COP26: ICRC’s reflections on the Glasgow Climate Pact and way forward ahead of COP27
As an observer to the Climate Conference in Glasgow, the International Committee of the Red Cross (ICRC) closely followed climate negotiations and participated in several events to highlight the plight of conflict-affected communities and the urgent need for strengthening climate adaptation and finance in conflict zones.
Dr Catherine-Lune Grayson, policy advisor and author of ICRC's report on the combined impacts of climate change and conflict, "When Rain Turns to Dust", discusses COP26's main outcomes.
What were the key issues as the ICRC saw them at COP26?
Climate policy discussions matter to us because climate change affects everyone. But it is the poorest and most marginalized communities that are the most vulnerable to its negative impacts, while their capacity to adapt to a changing climate is extremely limited.
Some 60 percent of the 25 countries most vulnerable to climate change are also affected by conflict and receive too limited support to cope and adapt to the changes they are already experiencing.
As temperatures rise, climate variability and extremes will only continue to amplify already massive humanitarian needs in conflict zones, placing even greater pressure on humanitarian organisations and donors.
We had three key asks for COP26. First, that parties acknowledge that countries enduring conflict are highly vulnerable to climate risks due to their limited adaptive capacity. This recognition is critical to scale up climate action in such places.
Second, that they live up to the commitment to strengthen climate action in countries identified by the UNFCCC (United Nations Framework Convention on Climate Change) as particularly vulnerable, notably by scaling up support to conflict-affected countries.
Third, that they ensure that this action is adequately supported by fit-for-purpose climate finance.
Based on these three asks, what do you think of the outcomes?
Overall, there remains significant shortcomings around reducing emissions and ensuring that climate action and finance reach the most vulnerable communities, and particularly those enduring conflict and other situations of violence.
In theory, most of these communities should be prioritized because many of them figure among the groups of countries that are identified as the most vulnerable to climate change by the UNFCCC: the world's least developed countries, small island developing states or African states.
In practice, they are neglected, due to administrative obstacles, a lack of capacity, insecurity and so on.
On the positive side, we are pleased that some discussions on the specific vulnerability of people enduring conflict have taken place on the margins of the conference. This has long been a neglected area.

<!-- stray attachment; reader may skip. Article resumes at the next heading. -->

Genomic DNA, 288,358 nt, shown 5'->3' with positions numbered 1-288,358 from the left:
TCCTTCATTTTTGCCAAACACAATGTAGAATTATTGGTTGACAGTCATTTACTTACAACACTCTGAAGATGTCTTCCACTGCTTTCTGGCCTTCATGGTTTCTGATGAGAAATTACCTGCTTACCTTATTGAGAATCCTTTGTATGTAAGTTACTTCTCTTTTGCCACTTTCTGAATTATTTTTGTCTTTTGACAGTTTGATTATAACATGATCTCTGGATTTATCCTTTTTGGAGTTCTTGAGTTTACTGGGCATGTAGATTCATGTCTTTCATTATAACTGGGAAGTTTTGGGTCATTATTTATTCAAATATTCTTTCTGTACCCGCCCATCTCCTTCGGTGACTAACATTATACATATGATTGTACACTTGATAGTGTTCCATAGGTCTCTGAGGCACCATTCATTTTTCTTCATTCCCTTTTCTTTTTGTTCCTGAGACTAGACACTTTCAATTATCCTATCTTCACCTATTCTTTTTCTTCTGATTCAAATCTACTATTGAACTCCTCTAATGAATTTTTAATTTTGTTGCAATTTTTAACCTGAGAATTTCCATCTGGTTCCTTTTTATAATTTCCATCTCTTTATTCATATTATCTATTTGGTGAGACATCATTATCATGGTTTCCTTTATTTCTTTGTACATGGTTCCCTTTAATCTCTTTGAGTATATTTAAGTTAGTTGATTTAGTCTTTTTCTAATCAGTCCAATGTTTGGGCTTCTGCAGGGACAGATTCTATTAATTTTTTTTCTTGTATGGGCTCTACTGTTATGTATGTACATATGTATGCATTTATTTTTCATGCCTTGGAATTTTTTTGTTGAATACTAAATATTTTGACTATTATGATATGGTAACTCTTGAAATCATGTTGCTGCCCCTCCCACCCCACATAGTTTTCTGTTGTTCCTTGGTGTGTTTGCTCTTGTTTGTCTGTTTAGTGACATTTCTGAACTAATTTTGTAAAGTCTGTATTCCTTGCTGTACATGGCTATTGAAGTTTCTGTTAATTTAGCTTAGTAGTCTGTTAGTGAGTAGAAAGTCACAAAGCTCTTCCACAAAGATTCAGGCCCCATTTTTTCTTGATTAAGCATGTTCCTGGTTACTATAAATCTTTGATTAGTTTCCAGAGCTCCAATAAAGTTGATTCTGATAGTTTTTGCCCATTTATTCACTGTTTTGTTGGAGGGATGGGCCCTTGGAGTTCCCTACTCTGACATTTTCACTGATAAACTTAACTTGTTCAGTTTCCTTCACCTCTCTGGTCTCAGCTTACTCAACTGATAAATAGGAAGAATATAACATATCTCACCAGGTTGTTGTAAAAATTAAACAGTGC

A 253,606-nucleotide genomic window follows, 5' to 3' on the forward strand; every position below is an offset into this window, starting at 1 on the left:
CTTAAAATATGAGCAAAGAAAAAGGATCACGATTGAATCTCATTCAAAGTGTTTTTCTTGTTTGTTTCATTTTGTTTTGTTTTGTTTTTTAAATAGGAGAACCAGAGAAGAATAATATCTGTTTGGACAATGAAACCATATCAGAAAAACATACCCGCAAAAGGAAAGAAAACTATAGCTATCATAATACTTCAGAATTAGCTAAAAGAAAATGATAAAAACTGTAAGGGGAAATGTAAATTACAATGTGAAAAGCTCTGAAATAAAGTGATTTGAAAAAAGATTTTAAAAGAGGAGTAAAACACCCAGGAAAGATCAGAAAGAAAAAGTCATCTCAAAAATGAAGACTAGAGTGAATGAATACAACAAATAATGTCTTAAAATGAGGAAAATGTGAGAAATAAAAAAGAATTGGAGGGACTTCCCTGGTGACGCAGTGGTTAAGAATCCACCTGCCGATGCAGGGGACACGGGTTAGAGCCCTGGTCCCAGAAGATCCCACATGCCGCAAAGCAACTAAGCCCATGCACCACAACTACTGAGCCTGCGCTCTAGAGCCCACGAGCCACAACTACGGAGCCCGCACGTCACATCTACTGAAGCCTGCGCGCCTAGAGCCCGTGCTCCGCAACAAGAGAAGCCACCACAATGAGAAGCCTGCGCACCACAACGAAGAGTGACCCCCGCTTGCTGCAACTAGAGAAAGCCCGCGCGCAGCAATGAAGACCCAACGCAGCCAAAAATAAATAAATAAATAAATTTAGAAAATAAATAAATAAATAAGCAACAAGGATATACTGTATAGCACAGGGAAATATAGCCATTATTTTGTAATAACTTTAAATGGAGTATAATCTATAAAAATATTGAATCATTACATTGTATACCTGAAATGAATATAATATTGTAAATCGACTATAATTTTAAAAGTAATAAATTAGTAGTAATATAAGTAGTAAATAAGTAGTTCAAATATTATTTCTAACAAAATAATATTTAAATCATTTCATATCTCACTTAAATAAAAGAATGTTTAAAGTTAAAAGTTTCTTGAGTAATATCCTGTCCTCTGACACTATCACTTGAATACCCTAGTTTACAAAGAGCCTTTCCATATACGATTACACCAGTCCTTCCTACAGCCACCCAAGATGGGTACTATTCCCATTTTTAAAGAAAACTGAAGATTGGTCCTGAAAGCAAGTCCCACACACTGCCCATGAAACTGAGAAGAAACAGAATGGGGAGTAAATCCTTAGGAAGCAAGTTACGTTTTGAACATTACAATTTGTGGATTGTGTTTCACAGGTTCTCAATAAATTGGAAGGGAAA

We were also pleased that these discussions most often considered the risks faced by people comprehensively and did not only focus on hard security ones. Such a narrow focus ignores the humanitarian consequences of these crises, and the diversity of needs they generate.
Progress has been made in some areas, with steps to increase finance for adaptation and a recognition of some of the specific needs of fragile or vulnerable states.
Over a decade ago, countries promised to mobilize $100 billion annually by 2020 to help least developed countries, small islands developing states and African countries pivot to renewable energy and adapt to the effects of climate change.
The Glasgow Climate Pact highlights that these commitments were not met, and urges developed countries to increase their funding beyond the current $100 billion annual target, with donors promising a cumulative figure of $500 billion for 2025.
The implementation of these commitments will remain a challenge and it will be important to ensure that specific efforts are made to ensure that conflict-affected countries are adequately supported. Otherwise, they are very likely to remain neglected.
What will be ICRC's main focus in the lead-up to COP27?
As we move towards COP27, we will continue working with the Red Cross Red Crescent Movement, other humanitarian actors, several development banks and researchers to strengthen climate action in conflict settings. There is still a lot of work to do to develop our collective knowledge and identify practices that work in places enduring and violence.
We will also intensify our efforts to propose concrete recommendations to unlock climate finance in fragile, conflict- or violence-affected settings that often receive limited support despite their high climate vulnerability We hope to be able to leverage some of this work at COP27.
We will also continue to mobilize other humanitarian organizations to sign the Climate and Environment Charter for Humanitarian Organizations and ensure that actions across this sector reduce the impacts of the climate and environmental crises.
Specifically related to the COP, as an observer to the negotiations, we need to examine where best to focus our efforts as a neutral humanitarian actor. Obviously, we will follow with interest the implementation of commitments on climate adaptation finance as well as discussions on the global goal on adaptation and on loss and damage.
These are all areas where flagging the particular challenges faced by communities enduring conflict or violence is critically important.
In short, COP26 is a small step in the right direction. More ambitious commitments are still needed and must be turned into action.